Fight over school funding to be big issue in Oklahoma fall vote

By SEAN MURPHY Modified: June 22, 2010 at 10:18 am •  Published: June 20, 2010

A showdown involving some of Oklahoma's biggest political heavyweights is brewing, with major money flowing into the campaigns of both sides, but it doesn't involve a candidate on the November ballot.

The battle is over funding for common education, and it pits the state and national teacher unions against business and industry, agriculture groups and the powerful transportation lobby.

State Question 744, also known as the Helping Oklahoma Public Education, or HOPE, initiative would amend the state constitution to require the state within three years to meet the regional average of per-student spending in surrounding states.

The plan is drawing fierce resistance from a coalition that includes chambers of commerce, the Oklahoma Farm Bureau, the transportation industry and the state workers union. Dubbed the One Oklahoma Coalition, the group already has raised close to $500,000 and plans to launch a vigorous media blitz in the months leading up to the Nov. 2 vote.

"You are going to see a very significant, well-financed effort to defeat this measure,” said Crystal Drwenski, a spokeswoman for the coalition. "The problem is this state question, should it pass, is so devastating to so many components of state government.”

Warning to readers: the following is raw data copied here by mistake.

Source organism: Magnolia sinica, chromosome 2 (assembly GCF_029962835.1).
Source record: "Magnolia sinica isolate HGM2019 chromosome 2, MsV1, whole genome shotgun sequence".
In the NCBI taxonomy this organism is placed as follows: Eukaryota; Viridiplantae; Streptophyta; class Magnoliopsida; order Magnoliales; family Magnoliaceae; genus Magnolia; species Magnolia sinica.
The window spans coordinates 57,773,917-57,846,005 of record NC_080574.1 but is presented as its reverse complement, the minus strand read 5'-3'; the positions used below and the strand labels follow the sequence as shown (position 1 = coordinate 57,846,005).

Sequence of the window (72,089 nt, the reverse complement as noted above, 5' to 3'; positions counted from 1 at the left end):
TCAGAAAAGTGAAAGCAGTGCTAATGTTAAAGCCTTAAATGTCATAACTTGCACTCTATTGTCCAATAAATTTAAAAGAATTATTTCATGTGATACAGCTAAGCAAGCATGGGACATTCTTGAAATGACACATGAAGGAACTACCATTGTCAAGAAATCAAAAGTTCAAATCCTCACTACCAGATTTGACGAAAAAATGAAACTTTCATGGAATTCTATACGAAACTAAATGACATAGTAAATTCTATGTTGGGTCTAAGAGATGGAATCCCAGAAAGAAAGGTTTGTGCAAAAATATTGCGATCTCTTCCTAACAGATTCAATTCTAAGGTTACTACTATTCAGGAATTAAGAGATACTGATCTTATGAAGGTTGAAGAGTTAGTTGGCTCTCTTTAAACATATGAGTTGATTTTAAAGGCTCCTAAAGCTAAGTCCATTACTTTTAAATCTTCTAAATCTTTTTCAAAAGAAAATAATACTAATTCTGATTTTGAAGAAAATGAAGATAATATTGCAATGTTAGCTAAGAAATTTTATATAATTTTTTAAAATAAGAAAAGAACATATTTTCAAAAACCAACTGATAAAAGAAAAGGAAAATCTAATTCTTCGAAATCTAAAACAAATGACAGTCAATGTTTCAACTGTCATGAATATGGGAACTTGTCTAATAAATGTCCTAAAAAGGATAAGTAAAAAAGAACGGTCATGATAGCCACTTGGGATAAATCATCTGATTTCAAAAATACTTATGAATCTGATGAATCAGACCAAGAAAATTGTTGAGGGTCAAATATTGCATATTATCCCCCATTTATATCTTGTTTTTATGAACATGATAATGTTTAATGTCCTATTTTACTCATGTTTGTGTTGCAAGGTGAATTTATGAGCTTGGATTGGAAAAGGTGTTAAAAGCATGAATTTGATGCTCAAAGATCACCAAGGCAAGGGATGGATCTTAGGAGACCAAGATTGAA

In April, the Association of General Contractors dumped $250,000 into the campaign, and another $195,000 in contributions were received from several chamber groups and the Oklahoma Farm Bureau, according to campaign finance records.

These groups contend the price tag on the education initiative, estimated at between $850 million and $950 million, would require either massive cuts to state programs, a tax increase or some combination of both.

But supporters say drastic action is needed to improve school funding in the state, which ranked 49th among the 50 states and the District of Columbia, according to a report released last month by the National Center for Education Statistics.

"The reality is we cannot wait to prepare our kids for the jobs in the new economy,” said Walton Robinson, a spokesman for the Yes on 744 campaign. "Right now we are dead last in the region (in per-student funding), and our kids are in a battle with kids from Arkansas, Texas and other states in the region for jobs.